QUESTION: Have there been any studies conducted on the effects of feeding cottonseed to "low fence" or "free range" whitetails? More specifically, how does cottonseed effect antler growth and a buck's ability to reproduce? -- Lonnie B.
ANSWER: I have to admit, being an easterner, I had never heard of feeding cottonseed to deer until I was on a hunt in west Texas several years ago. And, I was quite impressed with how attractive it was to the deer.
After doing a little more research, I learned that cottonseed has some desirable qualities as deer feed. It's less expensive than protein pellets, and non-target species, such as hogs and raccoons, don't eat it. That makes cottonseed even less costly than other types of feed. However, cottonseed does have some undesirable side effects.
According to Charles DeYoung of the Caesar Kleberg Wildlife Research Institute, Texas A&M University-Kingsville, cottonseed contains a chemical called "gossypol" that can have detrimental effects on deer.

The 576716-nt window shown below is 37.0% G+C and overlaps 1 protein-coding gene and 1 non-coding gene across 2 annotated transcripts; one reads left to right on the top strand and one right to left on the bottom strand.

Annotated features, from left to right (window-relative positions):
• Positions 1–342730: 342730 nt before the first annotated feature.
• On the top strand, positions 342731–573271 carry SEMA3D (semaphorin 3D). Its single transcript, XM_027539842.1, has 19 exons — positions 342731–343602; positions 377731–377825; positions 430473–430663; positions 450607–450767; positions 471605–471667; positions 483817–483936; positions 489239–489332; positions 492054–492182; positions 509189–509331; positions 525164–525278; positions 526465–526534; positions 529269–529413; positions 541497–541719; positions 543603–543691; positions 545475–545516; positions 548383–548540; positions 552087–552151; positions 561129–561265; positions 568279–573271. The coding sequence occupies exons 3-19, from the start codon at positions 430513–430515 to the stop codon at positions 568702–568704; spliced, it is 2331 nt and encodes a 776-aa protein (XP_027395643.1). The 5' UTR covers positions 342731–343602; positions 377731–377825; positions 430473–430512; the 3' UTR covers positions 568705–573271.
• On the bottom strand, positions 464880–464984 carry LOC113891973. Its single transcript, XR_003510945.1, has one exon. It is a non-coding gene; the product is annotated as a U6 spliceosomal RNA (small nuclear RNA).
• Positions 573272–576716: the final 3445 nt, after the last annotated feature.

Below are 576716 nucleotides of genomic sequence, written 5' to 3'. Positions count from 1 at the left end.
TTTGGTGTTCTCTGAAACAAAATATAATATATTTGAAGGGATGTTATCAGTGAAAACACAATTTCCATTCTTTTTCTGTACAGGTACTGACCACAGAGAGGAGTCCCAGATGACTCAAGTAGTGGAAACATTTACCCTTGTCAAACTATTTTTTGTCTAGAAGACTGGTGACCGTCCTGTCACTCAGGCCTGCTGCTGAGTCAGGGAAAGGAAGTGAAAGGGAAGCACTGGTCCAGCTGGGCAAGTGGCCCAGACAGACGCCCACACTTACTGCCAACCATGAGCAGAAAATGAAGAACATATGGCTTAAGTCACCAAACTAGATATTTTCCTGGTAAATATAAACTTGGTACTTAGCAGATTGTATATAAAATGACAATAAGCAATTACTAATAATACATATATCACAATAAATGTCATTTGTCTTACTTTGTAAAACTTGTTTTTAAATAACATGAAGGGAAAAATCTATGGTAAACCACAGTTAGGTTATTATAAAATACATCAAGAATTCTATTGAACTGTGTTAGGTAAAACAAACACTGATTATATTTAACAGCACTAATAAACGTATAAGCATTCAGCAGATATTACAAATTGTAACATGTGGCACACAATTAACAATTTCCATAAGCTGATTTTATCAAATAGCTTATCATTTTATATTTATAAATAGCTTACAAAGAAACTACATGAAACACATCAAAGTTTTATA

Their research showed "... male domestic ruminants fed high concentrations of cottonseed for extended periods have decreased reproductive ability."
Furthermore, results indicated that fallow deer that were fed cottonseed for an extended period of time experienced a reduction in antler growth.
DeYoung noted a common pattern of feeding is to begin January 1 and continue until spring green-up. Then, feeding resumes once the weather turns hot with cottonseed being kept available to deer until the end of September or October.
He writes, "Deer will usually quit eating the feed anyway in the early spring."